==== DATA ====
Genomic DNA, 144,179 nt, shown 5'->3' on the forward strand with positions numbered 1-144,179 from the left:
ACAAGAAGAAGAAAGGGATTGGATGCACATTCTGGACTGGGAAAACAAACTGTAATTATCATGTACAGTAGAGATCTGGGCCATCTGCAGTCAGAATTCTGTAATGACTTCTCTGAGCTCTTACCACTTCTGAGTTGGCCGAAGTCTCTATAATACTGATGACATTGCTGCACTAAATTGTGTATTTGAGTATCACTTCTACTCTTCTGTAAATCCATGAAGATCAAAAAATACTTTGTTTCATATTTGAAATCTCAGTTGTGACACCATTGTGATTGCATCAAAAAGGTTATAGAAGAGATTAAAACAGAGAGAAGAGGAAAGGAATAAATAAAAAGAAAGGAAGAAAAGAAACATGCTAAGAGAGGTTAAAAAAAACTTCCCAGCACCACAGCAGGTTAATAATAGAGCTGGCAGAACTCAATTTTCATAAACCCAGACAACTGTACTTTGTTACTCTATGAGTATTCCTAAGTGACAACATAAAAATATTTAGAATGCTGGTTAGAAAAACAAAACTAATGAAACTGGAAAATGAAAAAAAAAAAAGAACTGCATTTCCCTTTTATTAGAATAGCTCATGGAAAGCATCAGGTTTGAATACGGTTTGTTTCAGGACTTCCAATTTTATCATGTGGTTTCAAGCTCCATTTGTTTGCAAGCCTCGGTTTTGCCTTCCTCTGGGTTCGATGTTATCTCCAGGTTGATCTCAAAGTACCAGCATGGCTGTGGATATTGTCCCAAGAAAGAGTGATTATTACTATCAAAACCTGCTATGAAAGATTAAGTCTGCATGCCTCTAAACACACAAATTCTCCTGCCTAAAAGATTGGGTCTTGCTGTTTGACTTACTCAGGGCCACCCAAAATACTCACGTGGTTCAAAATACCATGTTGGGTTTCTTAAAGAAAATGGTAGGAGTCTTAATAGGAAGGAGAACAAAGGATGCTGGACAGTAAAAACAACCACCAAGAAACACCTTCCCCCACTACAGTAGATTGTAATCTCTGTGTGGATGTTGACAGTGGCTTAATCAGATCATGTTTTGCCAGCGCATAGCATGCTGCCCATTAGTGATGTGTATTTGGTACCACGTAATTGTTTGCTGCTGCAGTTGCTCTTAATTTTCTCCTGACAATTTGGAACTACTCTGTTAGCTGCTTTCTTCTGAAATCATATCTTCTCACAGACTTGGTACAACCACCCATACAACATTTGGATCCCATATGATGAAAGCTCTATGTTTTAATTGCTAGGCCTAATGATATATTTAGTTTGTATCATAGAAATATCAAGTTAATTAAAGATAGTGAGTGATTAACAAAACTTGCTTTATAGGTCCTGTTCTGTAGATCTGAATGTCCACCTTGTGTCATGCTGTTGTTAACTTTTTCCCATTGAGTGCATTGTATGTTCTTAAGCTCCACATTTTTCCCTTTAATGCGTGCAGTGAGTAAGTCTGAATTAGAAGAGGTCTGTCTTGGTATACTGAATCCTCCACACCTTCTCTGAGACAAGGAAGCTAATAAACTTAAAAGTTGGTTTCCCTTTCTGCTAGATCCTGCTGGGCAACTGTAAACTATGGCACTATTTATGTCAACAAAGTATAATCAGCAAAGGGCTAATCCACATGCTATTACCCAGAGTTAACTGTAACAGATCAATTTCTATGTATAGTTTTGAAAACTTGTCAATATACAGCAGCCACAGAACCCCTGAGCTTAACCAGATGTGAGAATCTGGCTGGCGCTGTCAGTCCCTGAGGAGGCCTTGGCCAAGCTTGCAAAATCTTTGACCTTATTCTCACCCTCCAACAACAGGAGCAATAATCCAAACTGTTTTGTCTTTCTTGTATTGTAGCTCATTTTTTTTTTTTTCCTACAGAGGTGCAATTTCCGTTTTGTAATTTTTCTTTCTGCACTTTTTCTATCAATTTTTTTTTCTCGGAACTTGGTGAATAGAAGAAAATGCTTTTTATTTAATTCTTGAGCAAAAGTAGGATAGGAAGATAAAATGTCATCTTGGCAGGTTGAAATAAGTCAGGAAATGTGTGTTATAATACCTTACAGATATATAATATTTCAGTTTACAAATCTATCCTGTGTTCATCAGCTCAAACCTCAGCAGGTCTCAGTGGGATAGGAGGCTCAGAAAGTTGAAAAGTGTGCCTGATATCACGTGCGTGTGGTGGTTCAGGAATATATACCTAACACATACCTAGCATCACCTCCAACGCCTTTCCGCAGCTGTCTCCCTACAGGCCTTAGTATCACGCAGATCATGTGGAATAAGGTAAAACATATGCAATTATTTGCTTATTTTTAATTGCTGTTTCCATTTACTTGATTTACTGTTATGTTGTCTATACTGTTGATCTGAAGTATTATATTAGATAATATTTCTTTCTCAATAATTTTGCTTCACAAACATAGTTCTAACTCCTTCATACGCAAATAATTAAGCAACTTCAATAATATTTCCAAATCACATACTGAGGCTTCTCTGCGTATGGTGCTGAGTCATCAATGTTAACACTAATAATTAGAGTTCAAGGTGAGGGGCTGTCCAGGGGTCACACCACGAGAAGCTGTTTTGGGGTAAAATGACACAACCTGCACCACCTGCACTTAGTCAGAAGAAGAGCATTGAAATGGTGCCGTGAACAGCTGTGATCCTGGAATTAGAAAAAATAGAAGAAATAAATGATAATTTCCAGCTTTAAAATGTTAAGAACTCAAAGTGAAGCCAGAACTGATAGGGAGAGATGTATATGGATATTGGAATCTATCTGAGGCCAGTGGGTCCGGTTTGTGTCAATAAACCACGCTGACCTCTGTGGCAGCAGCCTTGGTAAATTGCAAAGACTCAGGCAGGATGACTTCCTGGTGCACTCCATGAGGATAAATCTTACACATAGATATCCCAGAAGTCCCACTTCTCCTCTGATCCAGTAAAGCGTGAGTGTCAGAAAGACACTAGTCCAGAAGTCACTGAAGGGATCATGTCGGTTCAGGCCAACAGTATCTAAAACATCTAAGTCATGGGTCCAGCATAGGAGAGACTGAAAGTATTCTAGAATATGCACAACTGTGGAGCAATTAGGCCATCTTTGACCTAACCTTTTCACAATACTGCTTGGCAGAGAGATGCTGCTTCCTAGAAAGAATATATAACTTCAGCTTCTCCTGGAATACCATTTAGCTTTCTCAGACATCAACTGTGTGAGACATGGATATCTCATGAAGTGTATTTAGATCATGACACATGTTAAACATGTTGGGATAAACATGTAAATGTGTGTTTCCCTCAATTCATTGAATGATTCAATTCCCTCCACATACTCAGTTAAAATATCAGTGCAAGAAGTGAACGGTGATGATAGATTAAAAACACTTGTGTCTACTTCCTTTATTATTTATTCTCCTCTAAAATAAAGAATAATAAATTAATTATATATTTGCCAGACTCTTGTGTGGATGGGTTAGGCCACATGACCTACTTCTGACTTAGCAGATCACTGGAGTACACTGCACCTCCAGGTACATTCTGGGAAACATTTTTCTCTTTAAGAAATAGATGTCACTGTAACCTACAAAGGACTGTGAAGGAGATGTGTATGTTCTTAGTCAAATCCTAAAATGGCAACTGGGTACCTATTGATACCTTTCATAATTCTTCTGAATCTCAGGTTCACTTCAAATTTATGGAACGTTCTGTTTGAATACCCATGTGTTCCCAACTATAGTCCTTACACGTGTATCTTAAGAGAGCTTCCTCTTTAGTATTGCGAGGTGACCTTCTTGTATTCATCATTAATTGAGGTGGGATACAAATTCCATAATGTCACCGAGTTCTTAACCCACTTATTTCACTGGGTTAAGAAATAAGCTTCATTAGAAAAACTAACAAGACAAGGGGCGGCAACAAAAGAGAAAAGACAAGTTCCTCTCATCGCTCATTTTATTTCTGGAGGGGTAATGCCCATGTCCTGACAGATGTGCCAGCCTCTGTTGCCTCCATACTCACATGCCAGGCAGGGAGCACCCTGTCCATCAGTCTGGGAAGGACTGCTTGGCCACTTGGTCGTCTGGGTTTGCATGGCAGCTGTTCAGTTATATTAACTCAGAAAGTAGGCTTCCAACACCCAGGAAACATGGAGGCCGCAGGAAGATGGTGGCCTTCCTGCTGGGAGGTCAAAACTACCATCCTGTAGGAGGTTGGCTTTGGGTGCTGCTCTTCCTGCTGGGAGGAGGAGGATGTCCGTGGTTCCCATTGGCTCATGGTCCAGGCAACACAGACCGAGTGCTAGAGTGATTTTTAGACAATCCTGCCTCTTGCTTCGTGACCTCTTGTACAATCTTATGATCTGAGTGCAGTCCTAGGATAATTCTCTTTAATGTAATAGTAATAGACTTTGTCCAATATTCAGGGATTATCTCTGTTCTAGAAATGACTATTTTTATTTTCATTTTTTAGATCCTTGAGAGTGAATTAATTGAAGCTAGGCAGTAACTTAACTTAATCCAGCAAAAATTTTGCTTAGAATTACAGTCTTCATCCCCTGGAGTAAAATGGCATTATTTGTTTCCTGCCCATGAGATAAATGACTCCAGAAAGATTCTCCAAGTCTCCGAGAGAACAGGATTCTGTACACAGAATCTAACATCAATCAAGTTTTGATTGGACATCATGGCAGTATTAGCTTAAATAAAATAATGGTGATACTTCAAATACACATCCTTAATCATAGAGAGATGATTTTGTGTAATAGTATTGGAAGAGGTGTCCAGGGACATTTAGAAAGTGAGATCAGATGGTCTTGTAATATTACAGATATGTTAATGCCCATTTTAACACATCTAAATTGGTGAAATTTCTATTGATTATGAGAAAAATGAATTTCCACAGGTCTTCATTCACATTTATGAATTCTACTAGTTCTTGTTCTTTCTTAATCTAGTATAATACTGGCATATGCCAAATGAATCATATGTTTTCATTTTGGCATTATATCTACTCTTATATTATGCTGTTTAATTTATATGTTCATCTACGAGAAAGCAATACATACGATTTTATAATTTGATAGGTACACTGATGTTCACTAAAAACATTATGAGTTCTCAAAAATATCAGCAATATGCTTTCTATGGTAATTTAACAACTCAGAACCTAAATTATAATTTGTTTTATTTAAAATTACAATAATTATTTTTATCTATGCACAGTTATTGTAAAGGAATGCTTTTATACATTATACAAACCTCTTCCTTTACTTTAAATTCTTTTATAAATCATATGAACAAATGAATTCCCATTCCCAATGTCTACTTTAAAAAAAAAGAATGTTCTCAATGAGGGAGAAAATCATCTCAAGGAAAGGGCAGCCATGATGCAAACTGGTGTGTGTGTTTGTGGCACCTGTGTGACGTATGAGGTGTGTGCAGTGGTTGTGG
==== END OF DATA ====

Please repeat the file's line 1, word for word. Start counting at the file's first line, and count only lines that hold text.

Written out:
Genomic DNA, 144,179 nt, shown 5'->3' on the forward strand with positions numbered 1-144,179 from the left: